Individually, this group of professionals has accomplished great things for China, including bringing improved healthcare, education and contact with foreign investors to the Chinese people, aiding the powerful will of the Chinese people to advance and grow. But rather than focusing on the accomplishments they have achieved in China, this book has allowed them to fondly and sincerely reflect upon the way that China has forever changed them.

China Culture 1 Comment August 19, 2008, 7:18 pm


¡°We all welcome Jamaican athletes and their representatives in Beijing and wish them a successful Olympic games¡± ¨C said Ed ¨C ¡°it¡¯s a great honor to share, together with the people in Jamaica, the concert of its Independence¡±.

Due to the openings of Olympic Games in Beijing, Ed has been invited to a series of commemorative parties organized by foreign embassies and various organizations. ¡°Our law firm has highly invested in helping the foreign delegations to experience a safe and positive Olympic¡± ¨C Ed affirmed ¨C ¡°we regard the event as a chance for the world to be united and hopefully this can eventually lead to a deeper mutual understanding between different cultures¡±.

Lehman, Lee & Xu has been proactive in organizing seminars and presentations to diplomatic authorities and the various Olympic committees about legal issues related to sporting events in China, having been selected as legal counsel for the U.S. Olympic Committee for all legal matters related to Beijing¡¯s 2008 Olympic Games.

China Culture 0 Comment August 11, 2008, 9:47 am

Matthew McKee Quoted in a GO Magazine Article on How to Invest in China

Lehman, Lee & Xu Foreign Legal Counselor Matthew McKee was recently used as a source by the author of an article in a special China edition of the Indian publication of GO magazine.

The article entitled ¡°Enter the Dragon,¡± introduces the different methods of investing in China and explains the issues that can arise. Mr. McKee, an expert in the field of foreign direct investment into China, is quoted numerous times in the article and provides a bit of practical advice for hesitant investors saying that investing in China ¡°is certainly not a game for the faint-hearted.¡±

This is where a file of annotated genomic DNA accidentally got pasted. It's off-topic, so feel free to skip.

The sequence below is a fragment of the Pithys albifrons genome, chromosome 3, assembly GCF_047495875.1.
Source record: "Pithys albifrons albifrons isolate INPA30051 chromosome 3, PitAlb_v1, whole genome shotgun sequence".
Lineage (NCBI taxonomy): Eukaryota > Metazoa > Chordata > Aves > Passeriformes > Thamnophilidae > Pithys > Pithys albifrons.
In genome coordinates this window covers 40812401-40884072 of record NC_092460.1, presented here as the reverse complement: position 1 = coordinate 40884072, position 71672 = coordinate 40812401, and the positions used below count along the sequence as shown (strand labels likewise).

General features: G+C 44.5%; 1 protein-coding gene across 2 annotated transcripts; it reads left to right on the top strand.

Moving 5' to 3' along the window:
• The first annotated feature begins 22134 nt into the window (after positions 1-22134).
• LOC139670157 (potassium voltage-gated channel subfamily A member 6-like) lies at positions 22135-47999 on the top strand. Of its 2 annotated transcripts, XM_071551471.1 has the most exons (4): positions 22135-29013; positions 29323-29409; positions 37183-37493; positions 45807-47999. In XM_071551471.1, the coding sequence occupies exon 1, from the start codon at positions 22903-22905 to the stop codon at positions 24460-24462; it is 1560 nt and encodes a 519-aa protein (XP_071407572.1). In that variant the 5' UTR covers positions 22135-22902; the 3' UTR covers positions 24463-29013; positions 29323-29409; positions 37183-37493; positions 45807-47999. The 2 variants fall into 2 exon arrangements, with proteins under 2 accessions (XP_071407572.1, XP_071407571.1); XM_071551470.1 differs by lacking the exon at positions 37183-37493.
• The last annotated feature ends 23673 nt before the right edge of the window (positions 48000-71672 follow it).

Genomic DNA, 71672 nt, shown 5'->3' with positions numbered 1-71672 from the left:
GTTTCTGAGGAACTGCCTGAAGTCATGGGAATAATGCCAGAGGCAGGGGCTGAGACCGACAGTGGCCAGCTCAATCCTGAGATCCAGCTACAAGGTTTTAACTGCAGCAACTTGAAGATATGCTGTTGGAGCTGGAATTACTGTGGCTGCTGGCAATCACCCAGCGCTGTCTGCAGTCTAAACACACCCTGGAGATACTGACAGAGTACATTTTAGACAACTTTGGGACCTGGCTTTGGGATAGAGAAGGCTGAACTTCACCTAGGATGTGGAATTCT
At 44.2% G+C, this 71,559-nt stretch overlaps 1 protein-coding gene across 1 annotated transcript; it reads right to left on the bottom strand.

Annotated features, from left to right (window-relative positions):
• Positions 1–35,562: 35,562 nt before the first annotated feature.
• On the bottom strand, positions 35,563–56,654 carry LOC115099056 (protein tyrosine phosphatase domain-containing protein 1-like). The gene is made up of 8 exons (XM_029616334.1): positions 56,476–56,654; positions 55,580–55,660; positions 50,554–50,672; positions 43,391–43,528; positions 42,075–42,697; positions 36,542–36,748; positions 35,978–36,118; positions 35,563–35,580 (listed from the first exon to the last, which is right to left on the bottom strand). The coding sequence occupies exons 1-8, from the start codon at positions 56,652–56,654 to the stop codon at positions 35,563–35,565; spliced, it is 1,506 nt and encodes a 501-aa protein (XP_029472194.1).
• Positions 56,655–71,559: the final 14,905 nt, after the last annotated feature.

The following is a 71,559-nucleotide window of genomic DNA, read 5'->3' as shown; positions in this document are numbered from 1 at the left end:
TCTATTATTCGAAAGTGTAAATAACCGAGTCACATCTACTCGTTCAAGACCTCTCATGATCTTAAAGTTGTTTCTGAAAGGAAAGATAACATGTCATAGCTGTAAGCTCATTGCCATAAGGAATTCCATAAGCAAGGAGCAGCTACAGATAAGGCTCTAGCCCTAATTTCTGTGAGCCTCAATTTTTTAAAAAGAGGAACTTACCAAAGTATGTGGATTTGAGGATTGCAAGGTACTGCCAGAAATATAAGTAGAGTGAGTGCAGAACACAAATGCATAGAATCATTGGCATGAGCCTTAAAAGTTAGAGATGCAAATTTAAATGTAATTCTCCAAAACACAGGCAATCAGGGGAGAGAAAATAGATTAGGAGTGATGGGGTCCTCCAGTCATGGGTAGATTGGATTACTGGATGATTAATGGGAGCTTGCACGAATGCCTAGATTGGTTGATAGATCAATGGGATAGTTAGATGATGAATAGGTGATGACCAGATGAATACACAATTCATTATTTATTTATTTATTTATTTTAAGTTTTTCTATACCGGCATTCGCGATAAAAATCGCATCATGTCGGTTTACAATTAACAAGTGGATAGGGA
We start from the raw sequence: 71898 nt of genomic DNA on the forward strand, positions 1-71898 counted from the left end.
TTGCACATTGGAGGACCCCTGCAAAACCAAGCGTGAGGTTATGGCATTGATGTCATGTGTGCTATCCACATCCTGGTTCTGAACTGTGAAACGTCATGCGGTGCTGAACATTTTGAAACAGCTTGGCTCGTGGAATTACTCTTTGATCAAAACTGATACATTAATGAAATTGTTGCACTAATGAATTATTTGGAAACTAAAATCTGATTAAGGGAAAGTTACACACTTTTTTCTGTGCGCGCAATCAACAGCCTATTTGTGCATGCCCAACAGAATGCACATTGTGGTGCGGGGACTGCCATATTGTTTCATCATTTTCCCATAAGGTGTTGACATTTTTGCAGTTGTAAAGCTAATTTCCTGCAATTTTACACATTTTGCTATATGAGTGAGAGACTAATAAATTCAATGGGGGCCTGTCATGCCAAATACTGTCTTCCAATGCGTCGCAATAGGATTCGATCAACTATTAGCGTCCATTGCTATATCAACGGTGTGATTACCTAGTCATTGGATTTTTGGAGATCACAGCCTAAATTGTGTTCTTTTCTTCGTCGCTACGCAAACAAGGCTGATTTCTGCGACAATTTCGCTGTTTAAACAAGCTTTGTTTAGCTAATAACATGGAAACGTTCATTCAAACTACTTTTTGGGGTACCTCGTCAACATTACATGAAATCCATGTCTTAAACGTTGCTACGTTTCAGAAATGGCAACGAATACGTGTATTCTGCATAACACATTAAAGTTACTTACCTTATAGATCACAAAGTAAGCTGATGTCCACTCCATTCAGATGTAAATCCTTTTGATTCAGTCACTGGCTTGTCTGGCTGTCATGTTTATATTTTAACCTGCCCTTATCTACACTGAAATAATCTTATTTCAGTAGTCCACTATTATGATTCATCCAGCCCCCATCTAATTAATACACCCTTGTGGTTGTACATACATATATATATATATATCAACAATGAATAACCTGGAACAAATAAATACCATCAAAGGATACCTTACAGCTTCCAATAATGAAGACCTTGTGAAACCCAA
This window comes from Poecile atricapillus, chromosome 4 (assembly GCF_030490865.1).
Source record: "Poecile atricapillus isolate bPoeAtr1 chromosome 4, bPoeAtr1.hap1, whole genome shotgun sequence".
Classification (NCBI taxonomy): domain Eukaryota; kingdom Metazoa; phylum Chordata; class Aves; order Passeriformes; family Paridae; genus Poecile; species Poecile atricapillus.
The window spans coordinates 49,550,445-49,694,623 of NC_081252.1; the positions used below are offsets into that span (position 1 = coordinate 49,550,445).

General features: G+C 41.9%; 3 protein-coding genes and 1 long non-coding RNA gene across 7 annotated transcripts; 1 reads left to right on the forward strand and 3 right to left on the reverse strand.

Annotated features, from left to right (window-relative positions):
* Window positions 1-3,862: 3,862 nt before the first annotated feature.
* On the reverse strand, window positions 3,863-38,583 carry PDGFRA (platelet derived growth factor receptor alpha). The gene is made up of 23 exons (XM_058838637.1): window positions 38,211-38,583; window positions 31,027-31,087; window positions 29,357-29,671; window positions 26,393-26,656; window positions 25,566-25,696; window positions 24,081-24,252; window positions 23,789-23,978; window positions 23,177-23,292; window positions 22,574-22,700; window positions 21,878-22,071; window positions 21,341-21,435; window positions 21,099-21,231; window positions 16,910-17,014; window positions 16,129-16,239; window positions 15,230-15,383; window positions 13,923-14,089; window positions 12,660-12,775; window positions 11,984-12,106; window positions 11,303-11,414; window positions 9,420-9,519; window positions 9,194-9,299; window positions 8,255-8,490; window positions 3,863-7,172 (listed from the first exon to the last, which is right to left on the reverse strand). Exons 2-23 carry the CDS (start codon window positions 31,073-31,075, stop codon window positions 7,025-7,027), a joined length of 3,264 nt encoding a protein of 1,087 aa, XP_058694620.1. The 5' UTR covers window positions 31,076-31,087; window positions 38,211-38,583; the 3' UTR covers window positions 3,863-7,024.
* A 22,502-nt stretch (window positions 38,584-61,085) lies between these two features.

Lehman, Lee & Xu is a prominent Chinese corporate law firm and trademark and patent agency with offices in Beijing, Shanghai, Shenzhen, Hong Kong, Macau, and Mongolia. The firm is managed by Mr. Edward Lehman who is a long-time China resident, and is recognized as a leading expert on corporate law with 21 years of practice experience in Mainland China.

For more information about the firm, please visit our website at www.lehmanlaw.com

China Culture 0 Comment August 7, 2008, 10:42 am

As Olympic Fervor Begins to Boil, ABC visits Lehman, Lee & Xu to

Lehman, Lee and Xu was honored to welcome ABC 7 Chicago¡¯s news team into the office on Monday. With the Olympics less than a week away the anticipation level in Beijing is nearly tangible as the number of foreigners in the city is said to have reached 1 million. Because of Ed Lehman¡¯s roots in Chicago and long time residency in Beijing, ABC 7 Chicago¡¯s Ben Bradley sought out Mr. Lehman for a candid interview about his history in China, the country¡¯s rapid development during his time here, and Lehman, Lee & Xu¡¯s representation of the U.S. Olympic delegation.


When asked about how China has changed since he arrived in Beijing in 1987, Ed Lehman responded that he has been ¡°delighted to be a witness to China¡¯s enormous transformation the past 21 years.¡± Ed credits the country¡¯s development to the Chinese government¡¯s acceptance of a capitalist market economy and large influx of foreign investment. As for the effect that the Olympics have had on China¡¯s progress, Ed stated that it has been like ¡°development on steroids.¡± He further explained that the Olympic Games are a ¡°defining moment for Beijing and certainly China¡­ an outstanding opportunity to show the world how quickly China has developed.¡±

In response to inquires on international reporting issues, Ed explained that such issues are ¡°total & complete red herrings. Every Olympic Games faces certain criticism and because of Beijing¡¯s thorough preparation and the incredible facilities constructed for the Olympics, reporting issues are what have come to the forefront.¡±

Finally, Mr. Bradley asked Ed about the firm¡¯s representation of the U.S. Olympic delegation in China and what type of problems may arise for U.S. athletes and representatives alike. ¡°There are a number of issues,¡± Ed responded, ¡°ranging from the criminal issues that athletes may encounter to ensuring that our athlete¡¯s medals won¡¯t be returned if controversy should arise. We are committed to making sure that the athletes and other delegation members have an outstanding Olympics and can focus solely on winning gold for the United States!¡±

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China Culture 0 Comment August 5, 2008, 9:24 am